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Tax Reform Claims Popular College Sports Deduction: Impact Unclear but many Enthusiasts Unfazed

Apr 06, 2018 03:25PM ● Published by Makayla Gay

By David Dykes


    Bill Horton of Isle of Palms is a University of South Carolina Gamecocks fan, and Dr. John Paylor of Greenville backs the Clemson University Tigers. The teams are archrivals on the field or court, and most fans share the feeling.

But Horton and Paylor agree on one thing: Tax reform eliminating a deduction for college sports boosters won’t diminish their support for their respective teams.

The Internal Revenue Code had allowed an 80 percent deduction, as a charitable contribution, for donations paid for the right to purchase season tickets for athletic-event seating. Under tax reform signed into law by President Trump, the deduction was eliminated.

That left college administrators worried about losing football and basketball support, and many fans wondering what’s next.

“It remains to be seen the overall implications from the loss of the tax-deductible status for donations to college sports programs,” USC Athletic Director Ray Tanner said in a statement. “We do know that there will be an impact with how some of our supporters filed their taxes. Our fans are very passionate about the Gamecocks, though, so I hope they will continue to buy tickets and give to our program. The impact of our donors’ involvement with our program reaches all aspects of the student-athlete’s time at South Carolina—academically, culturally, and athletically.”

Clemson Athletic Director Dan Radakovich couldn’t be reached for comment. But officials at IPTAY, the university’s athletic fundraising organization, told members in a January letter that “the changes to the tax code were rapid and it is anticipated that additional guidance and direction from the Internal Revenue Service will be forthcoming in the months ahead.”

Donations not conferring any right to purchase season tickets generally remain 100 percent deductible as a charitable contribution for 2017 “and in future years, notwithstanding the other changes in the tax code,” the officials said.

Davis Babb, IPTAY’s CEO, says the key will be gauging the impact on individual donors a couple of years from now.

“Obviously, we feel in this environment we’re very fortunate because we have (a) very strong athletic program, and right now we’re enjoying a time of great demand for the product,” he says. “And obviously we hope that’s going to continue for a long time.”

Clemson’s 57,000 football season tickets all are sold, and have been for several years. Each seat in Memorial Stadium has “seat equity” attached to it, meaning a season ticket holder has a required gift before he or she can purchase the actual ticket. “That’s a very important part of our annual fund,” Babb says.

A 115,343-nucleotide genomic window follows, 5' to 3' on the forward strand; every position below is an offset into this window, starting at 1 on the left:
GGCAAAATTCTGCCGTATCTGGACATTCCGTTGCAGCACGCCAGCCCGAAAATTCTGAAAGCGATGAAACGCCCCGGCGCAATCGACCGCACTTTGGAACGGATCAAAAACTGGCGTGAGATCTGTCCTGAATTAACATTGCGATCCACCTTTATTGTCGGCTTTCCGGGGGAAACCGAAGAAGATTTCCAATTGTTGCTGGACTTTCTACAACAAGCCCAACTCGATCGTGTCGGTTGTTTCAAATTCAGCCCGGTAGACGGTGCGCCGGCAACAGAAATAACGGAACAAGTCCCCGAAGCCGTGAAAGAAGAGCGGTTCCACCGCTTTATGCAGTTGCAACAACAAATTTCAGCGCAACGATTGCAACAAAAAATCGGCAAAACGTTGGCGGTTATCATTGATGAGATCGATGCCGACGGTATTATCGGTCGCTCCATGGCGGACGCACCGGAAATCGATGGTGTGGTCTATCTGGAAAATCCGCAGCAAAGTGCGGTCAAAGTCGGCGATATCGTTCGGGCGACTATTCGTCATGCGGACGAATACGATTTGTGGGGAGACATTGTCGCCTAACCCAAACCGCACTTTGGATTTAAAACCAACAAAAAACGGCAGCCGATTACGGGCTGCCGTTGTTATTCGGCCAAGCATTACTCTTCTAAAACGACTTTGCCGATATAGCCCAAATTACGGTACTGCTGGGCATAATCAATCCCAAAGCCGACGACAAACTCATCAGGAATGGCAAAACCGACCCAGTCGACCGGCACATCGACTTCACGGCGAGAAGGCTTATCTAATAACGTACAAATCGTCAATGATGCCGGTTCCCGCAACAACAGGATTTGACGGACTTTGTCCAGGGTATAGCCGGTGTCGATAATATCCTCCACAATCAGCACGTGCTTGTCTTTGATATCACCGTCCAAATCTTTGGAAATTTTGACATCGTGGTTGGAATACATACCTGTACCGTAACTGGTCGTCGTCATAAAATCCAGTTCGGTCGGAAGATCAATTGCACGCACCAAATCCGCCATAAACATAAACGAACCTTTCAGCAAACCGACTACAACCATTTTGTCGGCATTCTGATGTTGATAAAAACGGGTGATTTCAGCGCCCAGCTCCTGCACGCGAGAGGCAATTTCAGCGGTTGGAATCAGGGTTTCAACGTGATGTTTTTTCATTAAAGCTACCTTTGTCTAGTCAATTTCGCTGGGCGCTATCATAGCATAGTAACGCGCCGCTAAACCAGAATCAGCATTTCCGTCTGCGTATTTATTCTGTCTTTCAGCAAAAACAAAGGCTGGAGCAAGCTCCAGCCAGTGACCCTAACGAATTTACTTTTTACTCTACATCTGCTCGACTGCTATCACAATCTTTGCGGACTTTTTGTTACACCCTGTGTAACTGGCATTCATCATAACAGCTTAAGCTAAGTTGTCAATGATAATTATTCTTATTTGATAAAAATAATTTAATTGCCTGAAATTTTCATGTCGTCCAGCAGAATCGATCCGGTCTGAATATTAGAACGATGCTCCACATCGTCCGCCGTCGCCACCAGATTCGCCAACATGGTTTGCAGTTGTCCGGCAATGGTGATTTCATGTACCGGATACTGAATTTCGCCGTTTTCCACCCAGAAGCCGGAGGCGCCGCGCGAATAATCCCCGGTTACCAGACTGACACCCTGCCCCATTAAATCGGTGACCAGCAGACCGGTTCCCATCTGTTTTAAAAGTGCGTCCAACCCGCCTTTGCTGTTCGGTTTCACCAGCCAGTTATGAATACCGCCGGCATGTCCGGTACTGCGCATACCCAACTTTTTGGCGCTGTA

In December, as USC officials were assessing the potential impact of the tax plan as proposed, they noted in an email to Gamecock Club members that their support helped the university’s more than 500 student-athletes “succeed in the classroom, competition, and community.”

Seat donations and premiums still will be required for all football season tickets and select basketball and baseball seating for the 2018-19 seasons, the officials said.

Steve Eigenbrot, USC’s senior associate athletics director for development and Gamecock Club, says the concern is such that more than 200 officials from other institutions participated in a conference call in February to discuss the tax bill’s impact on athletic event seating rights.

“We’re definitely concerned about it; however, at this point, our annual fund numbers seem to be about where they were last year,” he says.

Horton, 66, a retired BlueCross BlueShield executive, has eight season football tickets at USC, his alma mater. He pays $15,750 annually for the opportunity to buy the club-level seats he has had for many years. For that, he has received a tax deduction.

In addition to that qualifying contribution, he purchases the actual tickets.

He supports the tax-law change as good policy. “Obviously, I was a little disappointed to lose the 80 percent tax deduction on the seat-priority contributions,” he says. “But I personally do not anticipate the change causing me to reduce my support for the Gamecock Club and the Gamecocks.”

Paylor, also 66, a Greenville orthopedic doctor, is an ardent Clemson supporter and IPTAY member whose family rarely misses a Tigers’ home football game. He has six season tickets. Most days, his 6-year-old grandson, J.D., wears a replica Clemson football jersey at home and at school.

Paylor says he locked into his ticket holdings through “a life scholarship,” essentially prepaying decades ago. His friends and fellow IPTAY members haven’t complained about the tax-law change.

“Most people I know didn’t seem to worry about it that much,” he says.

Finance, Enterprise Tax Reform college sports

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